Centralized IT Decision Making and Cybersecurity Breaches: Evidence from U.S. Higher Education Institutions

Journal of Management Information Systems

51 Pages Posted: 17 Oct 2016 Last revised: 28 Nov 2020

See all articles by Che-Wei Liu

Che-Wei Liu

Indiana University Bloomington - Kelley School of Business

Peng Huang

University of Maryland - Robert H. Smith School of Business

Henry C. Lucas

University of Maryland - Robert H. Smith School of Business

Date Written: December 4, 2019

Abstract

Despite the consensus that information security should become an important consideration in IT governance rather than the sole responsibility of the IT department, important IT governance decisions are often made on the basis of fulfilling business needs alone while ignoring their implications for information security. We study how an important IT governance mechanism – the degree of centralized decision making – affects the likelihood of cybersecurity breaches. Examining a sample of 504 U.S. higher-education institutions over a four-year period, we find that a university with centralized IT governance is associated with fewer breaches. Interestingly, the effect of centralized IT governance is contingent on the heterogeneity of a university’s computing environment: Schools with more heterogeneous IT infrastructure benefit more from centralized governance. In addition, we find the relationship between centralized governance and cybersecurity breaches is most pronounced in public universities and those with more intensive research activities. We discuss the implications for research and practice.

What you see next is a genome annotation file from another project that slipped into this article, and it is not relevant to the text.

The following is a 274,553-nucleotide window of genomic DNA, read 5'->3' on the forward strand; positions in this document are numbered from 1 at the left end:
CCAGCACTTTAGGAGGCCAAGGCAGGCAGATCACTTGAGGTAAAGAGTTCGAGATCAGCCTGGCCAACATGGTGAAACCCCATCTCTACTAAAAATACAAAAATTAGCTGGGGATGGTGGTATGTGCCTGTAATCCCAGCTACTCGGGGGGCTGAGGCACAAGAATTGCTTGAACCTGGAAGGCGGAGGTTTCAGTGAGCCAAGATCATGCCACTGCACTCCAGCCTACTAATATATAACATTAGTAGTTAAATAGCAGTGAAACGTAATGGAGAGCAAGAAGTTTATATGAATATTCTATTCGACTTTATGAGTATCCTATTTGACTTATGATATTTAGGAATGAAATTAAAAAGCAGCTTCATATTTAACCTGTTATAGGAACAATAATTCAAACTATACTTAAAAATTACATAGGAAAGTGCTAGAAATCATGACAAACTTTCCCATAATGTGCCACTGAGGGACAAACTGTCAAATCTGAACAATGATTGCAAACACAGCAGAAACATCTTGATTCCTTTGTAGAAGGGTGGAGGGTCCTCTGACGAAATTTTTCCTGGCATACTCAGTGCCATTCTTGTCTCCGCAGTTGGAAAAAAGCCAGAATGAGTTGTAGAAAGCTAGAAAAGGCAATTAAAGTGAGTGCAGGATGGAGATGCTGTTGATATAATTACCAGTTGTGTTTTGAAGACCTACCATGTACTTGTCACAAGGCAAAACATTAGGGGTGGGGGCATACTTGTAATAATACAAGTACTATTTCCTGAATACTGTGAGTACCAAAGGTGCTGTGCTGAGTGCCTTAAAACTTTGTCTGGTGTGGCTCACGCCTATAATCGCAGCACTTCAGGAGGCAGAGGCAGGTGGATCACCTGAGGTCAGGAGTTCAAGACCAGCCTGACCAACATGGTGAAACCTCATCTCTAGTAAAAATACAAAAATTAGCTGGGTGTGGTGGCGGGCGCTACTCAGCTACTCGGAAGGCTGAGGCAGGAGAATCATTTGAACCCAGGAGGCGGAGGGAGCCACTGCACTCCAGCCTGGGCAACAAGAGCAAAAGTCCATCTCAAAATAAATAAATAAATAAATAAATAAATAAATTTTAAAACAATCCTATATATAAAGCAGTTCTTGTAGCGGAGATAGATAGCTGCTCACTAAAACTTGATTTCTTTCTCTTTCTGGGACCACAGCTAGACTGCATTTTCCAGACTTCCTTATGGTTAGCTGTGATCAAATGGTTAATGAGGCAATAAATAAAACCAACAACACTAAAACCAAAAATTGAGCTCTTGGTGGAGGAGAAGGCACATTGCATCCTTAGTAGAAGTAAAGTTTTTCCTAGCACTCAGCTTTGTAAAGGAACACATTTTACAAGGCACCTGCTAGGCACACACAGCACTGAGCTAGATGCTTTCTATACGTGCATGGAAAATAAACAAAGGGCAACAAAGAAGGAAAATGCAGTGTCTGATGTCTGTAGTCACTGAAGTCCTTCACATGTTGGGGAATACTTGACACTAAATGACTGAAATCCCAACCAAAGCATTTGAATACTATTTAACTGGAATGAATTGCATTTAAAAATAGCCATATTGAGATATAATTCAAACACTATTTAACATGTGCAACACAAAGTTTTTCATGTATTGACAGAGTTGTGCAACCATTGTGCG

Keywords: information security, cybersecurity breach, IT governance, centralized decision making, IT heterogeneity

Suggested Citation

Liu, Che-Wei and Huang, Peng and Lucas, Henry C., Centralized IT Decision Making and Cybersecurity Breaches: Evidence from U.S. Higher Education Institutions (December 4, 2019). Journal of Management Information Systems, Available at SSRN: https://ssrn.com/abstract=2850178 or http://dx.doi.org/10.2139/ssrn.2850178

Che-Wei Liu (Contact Author)

Indiana University Bloomington - Kelley School of Business ( email )

1309 E 10th Street, Hodge Hall 4100
Bloomington, IN 47405
United States

Peng Huang

University of Maryland - Robert H. Smith School of Business ( email )

College Park, MD 20742-1815
United States

Henry C. Lucas

University of Maryland - Robert H. Smith School of Business ( email )

College Park, MD 20742-1815
United States

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